EWA KRETOWICZ CITY REPORTER – 31 Aug, 2010 12:00 AM
Ripping up roads and replacing them with trams, increasing high-density living in Civic and ending urban sprawl in greenfield developments would make Canberra a ”sustainable” city.
The biophilic city design, which would move the city from car dependence, was suggested yesterday as a way to deal with threats from climate change, pollution and peak food, water and oil.
It was one of many featured on the first day of the International Design Conference held at the National Convention Centre.
Environment and sustainability expert Darren Bilsborough said the ACT Government needed to make clear decisions about planning as it approached the challenges of increasing traffic congestion, poor public transport and affordable housing.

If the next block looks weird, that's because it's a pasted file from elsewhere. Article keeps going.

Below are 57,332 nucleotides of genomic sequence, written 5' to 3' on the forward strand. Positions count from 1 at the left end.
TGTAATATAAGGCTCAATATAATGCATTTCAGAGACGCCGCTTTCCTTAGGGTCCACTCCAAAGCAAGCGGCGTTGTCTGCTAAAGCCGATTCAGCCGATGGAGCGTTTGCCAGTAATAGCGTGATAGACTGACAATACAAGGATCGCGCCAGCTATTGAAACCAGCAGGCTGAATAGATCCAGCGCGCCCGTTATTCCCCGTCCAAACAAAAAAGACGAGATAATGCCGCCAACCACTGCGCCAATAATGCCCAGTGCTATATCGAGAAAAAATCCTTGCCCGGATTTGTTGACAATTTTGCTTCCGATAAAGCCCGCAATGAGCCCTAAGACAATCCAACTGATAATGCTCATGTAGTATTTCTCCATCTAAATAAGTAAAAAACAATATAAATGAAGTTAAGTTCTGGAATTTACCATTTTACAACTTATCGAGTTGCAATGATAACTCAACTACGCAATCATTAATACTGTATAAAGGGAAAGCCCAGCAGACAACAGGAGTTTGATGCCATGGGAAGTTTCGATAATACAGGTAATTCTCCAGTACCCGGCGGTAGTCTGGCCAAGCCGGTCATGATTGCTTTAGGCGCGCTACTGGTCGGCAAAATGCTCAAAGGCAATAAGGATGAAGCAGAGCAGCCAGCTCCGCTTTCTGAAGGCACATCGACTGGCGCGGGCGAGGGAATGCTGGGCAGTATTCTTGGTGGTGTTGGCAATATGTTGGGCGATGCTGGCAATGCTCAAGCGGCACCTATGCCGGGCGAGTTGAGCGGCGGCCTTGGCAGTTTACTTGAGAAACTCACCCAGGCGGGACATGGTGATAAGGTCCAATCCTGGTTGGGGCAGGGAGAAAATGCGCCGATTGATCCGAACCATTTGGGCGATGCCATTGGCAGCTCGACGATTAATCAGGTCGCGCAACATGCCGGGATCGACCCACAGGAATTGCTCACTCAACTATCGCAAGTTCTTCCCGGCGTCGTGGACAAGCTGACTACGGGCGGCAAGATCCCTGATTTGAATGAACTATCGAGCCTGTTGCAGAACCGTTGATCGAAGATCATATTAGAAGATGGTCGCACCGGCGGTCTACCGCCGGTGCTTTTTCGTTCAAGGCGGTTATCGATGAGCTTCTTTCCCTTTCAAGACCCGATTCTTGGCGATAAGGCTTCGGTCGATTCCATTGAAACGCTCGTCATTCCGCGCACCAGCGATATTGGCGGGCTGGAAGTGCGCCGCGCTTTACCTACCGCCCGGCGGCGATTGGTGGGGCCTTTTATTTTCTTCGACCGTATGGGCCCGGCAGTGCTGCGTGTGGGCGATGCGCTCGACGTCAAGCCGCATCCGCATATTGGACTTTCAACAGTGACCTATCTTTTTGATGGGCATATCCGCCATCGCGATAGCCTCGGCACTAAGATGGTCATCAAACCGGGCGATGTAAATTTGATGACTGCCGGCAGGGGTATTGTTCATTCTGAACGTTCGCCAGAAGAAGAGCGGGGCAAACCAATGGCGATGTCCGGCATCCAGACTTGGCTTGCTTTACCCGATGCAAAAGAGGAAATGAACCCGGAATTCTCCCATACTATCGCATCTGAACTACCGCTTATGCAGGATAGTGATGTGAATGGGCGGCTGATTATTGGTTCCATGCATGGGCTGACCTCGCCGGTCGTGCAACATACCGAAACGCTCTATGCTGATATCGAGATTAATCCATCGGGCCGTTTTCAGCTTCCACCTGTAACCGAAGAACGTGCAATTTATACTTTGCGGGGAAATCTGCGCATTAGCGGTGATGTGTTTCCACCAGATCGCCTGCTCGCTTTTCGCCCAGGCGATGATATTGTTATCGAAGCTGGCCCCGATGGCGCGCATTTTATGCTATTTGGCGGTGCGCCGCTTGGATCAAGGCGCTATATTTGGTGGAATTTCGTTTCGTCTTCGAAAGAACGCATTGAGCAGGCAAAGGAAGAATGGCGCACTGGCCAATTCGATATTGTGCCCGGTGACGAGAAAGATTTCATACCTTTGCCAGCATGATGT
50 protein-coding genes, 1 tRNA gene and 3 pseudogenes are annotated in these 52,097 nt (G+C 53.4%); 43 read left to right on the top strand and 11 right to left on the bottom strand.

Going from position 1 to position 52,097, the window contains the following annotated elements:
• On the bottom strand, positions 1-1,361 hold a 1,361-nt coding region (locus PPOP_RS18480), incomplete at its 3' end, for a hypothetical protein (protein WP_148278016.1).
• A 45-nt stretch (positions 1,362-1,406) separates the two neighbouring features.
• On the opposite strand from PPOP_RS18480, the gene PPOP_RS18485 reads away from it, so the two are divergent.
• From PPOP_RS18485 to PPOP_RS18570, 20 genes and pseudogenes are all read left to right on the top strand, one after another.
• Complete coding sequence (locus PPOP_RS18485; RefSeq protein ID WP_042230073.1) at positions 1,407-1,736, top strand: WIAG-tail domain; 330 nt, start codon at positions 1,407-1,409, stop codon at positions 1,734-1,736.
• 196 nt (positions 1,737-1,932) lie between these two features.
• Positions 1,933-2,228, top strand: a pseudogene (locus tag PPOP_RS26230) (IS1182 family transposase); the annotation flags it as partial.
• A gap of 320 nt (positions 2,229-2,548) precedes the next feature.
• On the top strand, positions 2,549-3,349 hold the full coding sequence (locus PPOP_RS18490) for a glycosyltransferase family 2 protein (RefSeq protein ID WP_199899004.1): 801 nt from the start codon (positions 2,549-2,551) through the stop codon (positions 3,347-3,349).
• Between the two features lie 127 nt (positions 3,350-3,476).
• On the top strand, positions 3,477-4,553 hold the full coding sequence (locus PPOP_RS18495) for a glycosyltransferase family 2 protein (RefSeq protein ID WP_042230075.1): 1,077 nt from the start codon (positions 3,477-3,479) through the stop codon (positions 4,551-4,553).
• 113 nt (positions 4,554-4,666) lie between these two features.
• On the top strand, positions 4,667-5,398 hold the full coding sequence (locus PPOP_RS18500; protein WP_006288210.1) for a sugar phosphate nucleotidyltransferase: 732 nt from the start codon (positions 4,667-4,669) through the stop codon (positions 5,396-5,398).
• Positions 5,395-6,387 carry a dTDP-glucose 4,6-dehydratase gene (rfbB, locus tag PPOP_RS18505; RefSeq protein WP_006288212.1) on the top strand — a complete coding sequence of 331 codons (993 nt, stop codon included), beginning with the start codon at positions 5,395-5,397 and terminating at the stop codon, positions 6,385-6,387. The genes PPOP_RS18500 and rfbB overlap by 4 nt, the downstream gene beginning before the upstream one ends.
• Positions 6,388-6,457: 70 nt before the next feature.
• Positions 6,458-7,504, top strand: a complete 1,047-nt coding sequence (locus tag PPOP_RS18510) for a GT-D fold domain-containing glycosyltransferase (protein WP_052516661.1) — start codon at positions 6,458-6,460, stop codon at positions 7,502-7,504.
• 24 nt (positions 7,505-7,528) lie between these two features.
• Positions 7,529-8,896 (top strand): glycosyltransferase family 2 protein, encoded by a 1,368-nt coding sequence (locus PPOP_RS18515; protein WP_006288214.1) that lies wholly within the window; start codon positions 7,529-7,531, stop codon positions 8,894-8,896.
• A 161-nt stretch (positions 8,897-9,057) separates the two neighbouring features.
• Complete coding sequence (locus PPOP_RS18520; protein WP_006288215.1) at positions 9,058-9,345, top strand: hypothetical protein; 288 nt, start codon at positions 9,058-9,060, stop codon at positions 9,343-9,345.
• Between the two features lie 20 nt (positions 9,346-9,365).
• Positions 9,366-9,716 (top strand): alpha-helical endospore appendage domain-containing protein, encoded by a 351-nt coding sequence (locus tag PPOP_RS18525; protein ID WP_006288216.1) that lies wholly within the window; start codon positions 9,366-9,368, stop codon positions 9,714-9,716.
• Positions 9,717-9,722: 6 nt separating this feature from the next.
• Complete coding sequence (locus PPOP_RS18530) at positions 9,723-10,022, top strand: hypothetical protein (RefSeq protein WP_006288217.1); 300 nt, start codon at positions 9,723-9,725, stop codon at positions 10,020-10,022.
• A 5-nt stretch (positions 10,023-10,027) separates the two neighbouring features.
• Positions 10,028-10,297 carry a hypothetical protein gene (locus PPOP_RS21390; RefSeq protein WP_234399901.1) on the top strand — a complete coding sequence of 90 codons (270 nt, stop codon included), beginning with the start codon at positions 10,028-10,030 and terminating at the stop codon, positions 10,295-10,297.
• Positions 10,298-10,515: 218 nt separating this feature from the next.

The adjunct professor from Curtin University said his research showed fringe developments were not sustainable as a diminishing supply of oil would make daily car travel too expensive. The hidden cost of these developments also made them more expensive than urban infill.
Professor Bilsborough’s research found people who commuted more than one hour to work each way experienced negative heath impacts.
He said Canberra was at a tipping point.
”There is obesity issues, there is also the issues of stress and depression of feeling isolated,” Professor Bilsborough said.
The hour commute to city centres would become a reality as congestion made travel more time consuming.
The solution was to rip up roads and use that space for trams and additional housing in city centres.
Darren spoke at the International Urban Design Conference in 2010.